Comics readers are snubbing superheroes, and I’m sad (with no disrespect to Raina Telgemeier)

“Evolve or die!” This is true for comics as it is any other medium. According to a recent article by Forbes, data is showing that, for pretty much the first time since the 10-Cent Plague, comics readers are choosing other genres more often than superheroes. So, what are they turning to? Graphic novels and manga. Superheroes, the sub-genre which originated in comics, has kept comics afloat for decades, and which is now ubiquitous thanks to blockbuster Hollywood movies, is declining in its native medium. And all this on the heels of Raina Telgemeier becoming the best-selling author in the country thanks to the popularity of her recent, very non-superhero-y book Guts.

Why am I saddened by this news? Am I a no-good, gross gatekeeper who thinks that those reading comics that aren’t superhero are phonies? No, no, not at all, I swear. I’m just sad to see the superheroes that I love, the superheroes to whom we owe the continued existence of comics, the superheroes who are so often snubbed by academics and even libraries, being dwarfed by their adaptations in other media. Superheroes got me and countless others in my generation and before into comics, and it’s a sub-genre that isn’t taken as seriously as it should be. It saddens me that supeheroes are now considered so “basic” by so many, when there is so much value in the stories.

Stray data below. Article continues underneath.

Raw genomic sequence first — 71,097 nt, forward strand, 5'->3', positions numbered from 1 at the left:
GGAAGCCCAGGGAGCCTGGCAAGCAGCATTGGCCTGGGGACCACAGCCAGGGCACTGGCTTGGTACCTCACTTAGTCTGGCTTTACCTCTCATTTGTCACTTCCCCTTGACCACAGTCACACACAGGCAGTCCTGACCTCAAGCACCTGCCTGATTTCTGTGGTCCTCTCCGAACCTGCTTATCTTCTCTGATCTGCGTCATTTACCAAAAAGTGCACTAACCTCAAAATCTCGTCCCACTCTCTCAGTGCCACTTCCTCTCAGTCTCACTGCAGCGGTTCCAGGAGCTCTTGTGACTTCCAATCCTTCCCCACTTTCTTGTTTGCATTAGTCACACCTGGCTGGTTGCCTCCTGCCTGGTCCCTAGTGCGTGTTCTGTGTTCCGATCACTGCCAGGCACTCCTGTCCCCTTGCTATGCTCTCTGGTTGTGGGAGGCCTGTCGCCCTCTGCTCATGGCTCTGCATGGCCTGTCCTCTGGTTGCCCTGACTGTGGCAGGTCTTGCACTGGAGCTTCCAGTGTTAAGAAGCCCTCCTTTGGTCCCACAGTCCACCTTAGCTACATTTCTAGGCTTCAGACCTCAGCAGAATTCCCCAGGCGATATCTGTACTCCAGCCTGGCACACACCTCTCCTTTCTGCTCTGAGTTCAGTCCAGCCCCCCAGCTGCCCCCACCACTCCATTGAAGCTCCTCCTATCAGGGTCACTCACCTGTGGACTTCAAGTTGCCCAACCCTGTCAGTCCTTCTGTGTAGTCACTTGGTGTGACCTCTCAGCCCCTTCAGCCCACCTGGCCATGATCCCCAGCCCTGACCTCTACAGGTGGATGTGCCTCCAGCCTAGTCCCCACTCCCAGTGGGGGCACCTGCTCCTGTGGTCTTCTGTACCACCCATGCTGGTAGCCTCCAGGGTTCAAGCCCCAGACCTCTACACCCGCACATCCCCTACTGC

Despite my lament, I tend to not be fearful of change, so I also find this news equal-parts exciting. It’s a thrill to know that comics are expanding in genre, medium, and in audience, and the decline of superheroes is indicative of this. For too long, superhero comics were welcoming to only a select few (white, male, straight, etc.), and, since superheroes were the primary genre of comics for so long, it’s only natural to see this shift in audience and genre coincide, even with superhero comics making substantial strides to course-correct and be more inclusive. Change is a part of life, and I’m honestly just happy to see comics being read, even if they are memoir instead of superhero and graphic novels instead of monthly issues. I’ll always be a faithful superhero reader, but I’m ready to buckle-up and see where this journey takes me and the medium I love so deeply.